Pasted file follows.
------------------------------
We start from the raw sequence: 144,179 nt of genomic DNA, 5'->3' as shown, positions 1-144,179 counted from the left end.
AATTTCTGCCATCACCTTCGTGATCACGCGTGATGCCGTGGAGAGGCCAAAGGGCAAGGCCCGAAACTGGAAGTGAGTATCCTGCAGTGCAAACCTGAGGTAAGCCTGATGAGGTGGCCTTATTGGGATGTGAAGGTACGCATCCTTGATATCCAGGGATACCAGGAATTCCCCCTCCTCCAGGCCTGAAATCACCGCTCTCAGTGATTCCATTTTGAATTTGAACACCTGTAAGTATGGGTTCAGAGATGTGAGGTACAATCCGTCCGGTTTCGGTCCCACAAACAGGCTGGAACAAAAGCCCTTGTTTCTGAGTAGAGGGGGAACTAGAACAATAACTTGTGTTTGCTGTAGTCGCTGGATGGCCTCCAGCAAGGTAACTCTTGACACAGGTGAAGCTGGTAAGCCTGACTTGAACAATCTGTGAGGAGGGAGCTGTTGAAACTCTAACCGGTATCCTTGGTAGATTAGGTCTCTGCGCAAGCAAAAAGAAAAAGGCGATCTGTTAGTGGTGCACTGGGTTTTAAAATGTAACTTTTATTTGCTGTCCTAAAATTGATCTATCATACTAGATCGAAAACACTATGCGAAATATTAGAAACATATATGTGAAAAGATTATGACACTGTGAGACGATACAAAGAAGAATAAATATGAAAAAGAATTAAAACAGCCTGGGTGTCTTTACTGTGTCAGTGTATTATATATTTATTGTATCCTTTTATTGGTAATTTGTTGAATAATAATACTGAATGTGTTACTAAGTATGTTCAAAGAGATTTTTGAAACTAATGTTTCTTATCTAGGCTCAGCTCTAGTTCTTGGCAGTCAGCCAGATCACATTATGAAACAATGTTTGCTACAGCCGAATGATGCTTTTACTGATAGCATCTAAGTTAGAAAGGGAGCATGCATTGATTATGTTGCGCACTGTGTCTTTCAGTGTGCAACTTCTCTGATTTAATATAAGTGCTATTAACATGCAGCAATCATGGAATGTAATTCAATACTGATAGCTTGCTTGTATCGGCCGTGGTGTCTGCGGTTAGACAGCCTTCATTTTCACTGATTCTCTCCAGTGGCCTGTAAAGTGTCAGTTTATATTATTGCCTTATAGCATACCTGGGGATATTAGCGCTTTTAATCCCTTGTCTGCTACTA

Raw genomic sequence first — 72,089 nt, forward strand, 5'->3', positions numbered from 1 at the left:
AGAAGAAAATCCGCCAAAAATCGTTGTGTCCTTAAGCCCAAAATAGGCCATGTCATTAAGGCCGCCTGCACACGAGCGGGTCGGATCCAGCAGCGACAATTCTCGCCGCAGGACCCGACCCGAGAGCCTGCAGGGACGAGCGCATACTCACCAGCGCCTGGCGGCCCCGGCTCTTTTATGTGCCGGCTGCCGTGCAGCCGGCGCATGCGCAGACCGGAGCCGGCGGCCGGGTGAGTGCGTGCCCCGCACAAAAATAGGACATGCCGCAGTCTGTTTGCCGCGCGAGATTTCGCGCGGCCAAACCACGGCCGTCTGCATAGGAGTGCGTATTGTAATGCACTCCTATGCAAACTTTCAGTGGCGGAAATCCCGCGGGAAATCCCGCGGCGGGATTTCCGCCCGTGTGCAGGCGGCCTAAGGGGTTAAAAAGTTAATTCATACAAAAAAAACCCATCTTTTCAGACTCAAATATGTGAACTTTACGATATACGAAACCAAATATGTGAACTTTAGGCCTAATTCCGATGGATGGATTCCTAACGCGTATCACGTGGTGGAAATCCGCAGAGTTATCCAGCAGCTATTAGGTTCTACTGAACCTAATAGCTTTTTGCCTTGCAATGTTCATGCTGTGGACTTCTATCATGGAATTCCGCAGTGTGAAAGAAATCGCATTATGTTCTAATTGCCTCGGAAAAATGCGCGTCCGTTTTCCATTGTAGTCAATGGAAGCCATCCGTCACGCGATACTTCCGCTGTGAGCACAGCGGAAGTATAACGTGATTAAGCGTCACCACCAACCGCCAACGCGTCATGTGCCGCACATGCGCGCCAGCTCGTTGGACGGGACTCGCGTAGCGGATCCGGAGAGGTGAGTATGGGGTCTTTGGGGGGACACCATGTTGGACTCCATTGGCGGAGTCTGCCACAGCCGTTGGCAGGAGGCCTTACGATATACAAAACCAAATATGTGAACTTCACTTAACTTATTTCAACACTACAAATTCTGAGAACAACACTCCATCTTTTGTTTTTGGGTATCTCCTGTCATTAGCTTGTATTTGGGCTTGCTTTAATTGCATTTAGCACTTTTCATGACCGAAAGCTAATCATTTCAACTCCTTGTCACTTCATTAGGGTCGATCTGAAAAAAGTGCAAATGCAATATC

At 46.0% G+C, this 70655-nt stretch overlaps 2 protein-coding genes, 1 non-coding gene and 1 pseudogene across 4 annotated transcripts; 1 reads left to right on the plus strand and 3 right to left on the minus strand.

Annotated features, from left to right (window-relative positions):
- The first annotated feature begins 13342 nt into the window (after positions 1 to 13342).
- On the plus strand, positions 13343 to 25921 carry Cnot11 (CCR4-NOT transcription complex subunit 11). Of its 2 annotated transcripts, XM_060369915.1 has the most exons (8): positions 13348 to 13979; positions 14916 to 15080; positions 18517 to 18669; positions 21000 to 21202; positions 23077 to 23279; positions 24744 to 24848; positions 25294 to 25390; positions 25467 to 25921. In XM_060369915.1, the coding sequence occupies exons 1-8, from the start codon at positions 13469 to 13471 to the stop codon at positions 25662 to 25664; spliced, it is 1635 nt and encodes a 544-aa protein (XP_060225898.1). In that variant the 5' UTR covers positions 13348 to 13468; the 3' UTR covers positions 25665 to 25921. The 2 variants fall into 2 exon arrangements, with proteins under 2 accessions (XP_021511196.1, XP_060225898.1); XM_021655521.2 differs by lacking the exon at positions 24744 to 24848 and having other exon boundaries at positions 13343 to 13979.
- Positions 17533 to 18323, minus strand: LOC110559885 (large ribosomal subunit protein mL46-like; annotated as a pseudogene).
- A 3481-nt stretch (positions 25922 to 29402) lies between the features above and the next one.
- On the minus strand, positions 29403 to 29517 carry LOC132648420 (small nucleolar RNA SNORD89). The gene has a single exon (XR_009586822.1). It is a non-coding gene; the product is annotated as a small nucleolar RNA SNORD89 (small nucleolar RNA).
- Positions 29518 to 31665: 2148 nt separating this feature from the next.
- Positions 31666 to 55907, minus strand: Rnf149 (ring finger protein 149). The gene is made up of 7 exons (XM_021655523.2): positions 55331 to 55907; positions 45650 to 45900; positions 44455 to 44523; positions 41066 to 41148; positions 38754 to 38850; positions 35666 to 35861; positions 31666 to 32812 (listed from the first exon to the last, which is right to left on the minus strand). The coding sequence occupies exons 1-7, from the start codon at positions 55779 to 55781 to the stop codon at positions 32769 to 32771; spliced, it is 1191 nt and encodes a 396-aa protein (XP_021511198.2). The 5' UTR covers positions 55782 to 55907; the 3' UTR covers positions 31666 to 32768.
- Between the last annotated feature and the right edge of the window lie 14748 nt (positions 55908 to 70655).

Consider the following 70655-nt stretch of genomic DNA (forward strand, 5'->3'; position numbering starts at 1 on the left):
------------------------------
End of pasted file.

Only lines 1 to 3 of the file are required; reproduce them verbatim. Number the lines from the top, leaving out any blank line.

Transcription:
We start from the raw sequence: 144,179 nt of genomic DNA, 5'->3' as shown, positions 1-144,179 counted from the left end.
AATTTCTGCCATCACCTTCGTGATCACGCGTGATGCCGTGGAGAGGCCAAAGGGCAAGGCCCGAAACTGGAAGTGAGTATCCTGCAGTGCAAACCTGAGGTAAGCCTGATGAGGTGGCCTTATTGGGATGTGAAGGTACGCATCCTTGATATCCAGGGATACCAGGAATTCCCCCTCCTCCAGGCCTGAAATCACCGCTCTCAGTGATTCCATTTTGAATTTGAACACCTGTAAGTATGGGTTCAGAGATGTGAGGTACAATCCGTCCGGTTTCGGTCCCACAAACAGGCTGGAACAAAAGCCCTTGTTTCTGAGTAGAGGGGGAACTAGAACAATAACTTGTGTTTGCTGTAGTCGCTGGATGGCCTCCAGCAAGGTAACTCTTGACACAGGTGAAGCTGGTAAGCCTGACTTGAACAATCTGTGAGGAGGGAGCTGTTGAAACTCTAACCGGTATCCTTGGTAGATTAGGTCTCTGCGCAAGCAAAAAGAAAAAGGCGATCTGTTAGTGGTGCACTGGGTTTTAAAATGTAACTTTTATTTGCTGTCCTAAAATTGATCTATCATACTAGATCGAAAACACTATGCGAAATATTAGAAACATATATGTGAAAAGATTATGACACTGTGAGACGATACAAAGAAGAATAAATATGAAAAAGAATTAAAACAGCCTGGGTGTCTTTACTGTGTCAGTGTATTATATATTTATTGTATCCTTTTATTGGTAATTTGTTGAATAATAATACTGAATGTGTTACTAAGTATGTTCAAAGAGATTTTTGAAACTAATGTTTCTTATCTAGGCTCAGCTCTAGTTCTTGGCAGTCAGCCAGATCACATTATGAAACAATGTTTGCTACAGCCGAATGATGCTTTTACTGATAGCATCTAAGTTAGAAAGGGAGCATGCATTGATTATGTTGCGCACTGTGTCTTTCAGTGTGCAACTTCTCTGATTTAATATAAGTGCTATTAACATGCAGCAATCATGGAATGTAATTCAATACTGATAGCTTGCTTGTATCGGCCGTGGTGTCTGCGGTTAGACAGCCTTCATTTTCACTGATTCTCTCCAGTGGCCTGTAAAGTGTCAGTTTATATTATTGCCTTATAGCATACCTGGGGATATTAGCGCTTTTAATCCCTTGTCTGCTACTA

Raw genomic sequence first — 72,089 nt, forward strand, 5'->3', positions numbered from 1 at the left: